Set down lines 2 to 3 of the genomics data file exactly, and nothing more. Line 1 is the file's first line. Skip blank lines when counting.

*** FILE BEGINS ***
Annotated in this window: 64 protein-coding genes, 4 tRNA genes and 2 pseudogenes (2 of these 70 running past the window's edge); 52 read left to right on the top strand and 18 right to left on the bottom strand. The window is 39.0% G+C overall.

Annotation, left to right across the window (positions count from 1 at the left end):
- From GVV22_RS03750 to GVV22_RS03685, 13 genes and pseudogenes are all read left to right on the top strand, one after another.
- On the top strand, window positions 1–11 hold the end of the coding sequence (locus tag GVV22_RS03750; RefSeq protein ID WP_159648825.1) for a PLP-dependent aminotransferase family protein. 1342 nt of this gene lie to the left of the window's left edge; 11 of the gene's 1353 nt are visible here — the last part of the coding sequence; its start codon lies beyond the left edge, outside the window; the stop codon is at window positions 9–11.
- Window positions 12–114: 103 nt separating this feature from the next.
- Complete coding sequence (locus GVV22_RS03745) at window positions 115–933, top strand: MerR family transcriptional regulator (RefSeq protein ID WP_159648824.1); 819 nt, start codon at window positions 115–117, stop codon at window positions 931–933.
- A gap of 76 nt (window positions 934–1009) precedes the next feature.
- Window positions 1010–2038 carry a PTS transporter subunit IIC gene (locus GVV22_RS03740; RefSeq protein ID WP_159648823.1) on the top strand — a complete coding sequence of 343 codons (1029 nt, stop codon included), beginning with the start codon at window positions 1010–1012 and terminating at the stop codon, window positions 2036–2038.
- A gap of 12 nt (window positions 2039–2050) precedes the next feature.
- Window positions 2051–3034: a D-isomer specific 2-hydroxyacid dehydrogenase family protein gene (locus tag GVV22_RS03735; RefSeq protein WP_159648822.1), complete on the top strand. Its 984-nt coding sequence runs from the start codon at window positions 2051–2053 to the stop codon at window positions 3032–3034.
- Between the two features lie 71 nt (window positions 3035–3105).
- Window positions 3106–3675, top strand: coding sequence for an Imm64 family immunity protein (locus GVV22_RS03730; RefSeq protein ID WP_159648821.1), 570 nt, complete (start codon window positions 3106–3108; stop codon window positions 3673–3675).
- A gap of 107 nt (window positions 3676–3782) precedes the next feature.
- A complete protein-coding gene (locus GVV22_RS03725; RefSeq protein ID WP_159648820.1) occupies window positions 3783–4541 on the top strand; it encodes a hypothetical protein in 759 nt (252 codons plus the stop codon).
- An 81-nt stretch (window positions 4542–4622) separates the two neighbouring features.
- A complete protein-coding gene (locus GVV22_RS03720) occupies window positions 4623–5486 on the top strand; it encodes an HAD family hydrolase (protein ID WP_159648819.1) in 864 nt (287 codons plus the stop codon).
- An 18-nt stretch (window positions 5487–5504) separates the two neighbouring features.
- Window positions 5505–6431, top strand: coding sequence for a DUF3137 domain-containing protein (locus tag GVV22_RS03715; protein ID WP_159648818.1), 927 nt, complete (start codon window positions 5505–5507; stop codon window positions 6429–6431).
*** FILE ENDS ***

Annotation, left to right across the window (positions count from 1 at the left end):
- From GVV22_RS03750 to GVV22_RS03685, 13 genes and pseudogenes are all read left to right on the top strand, one after another.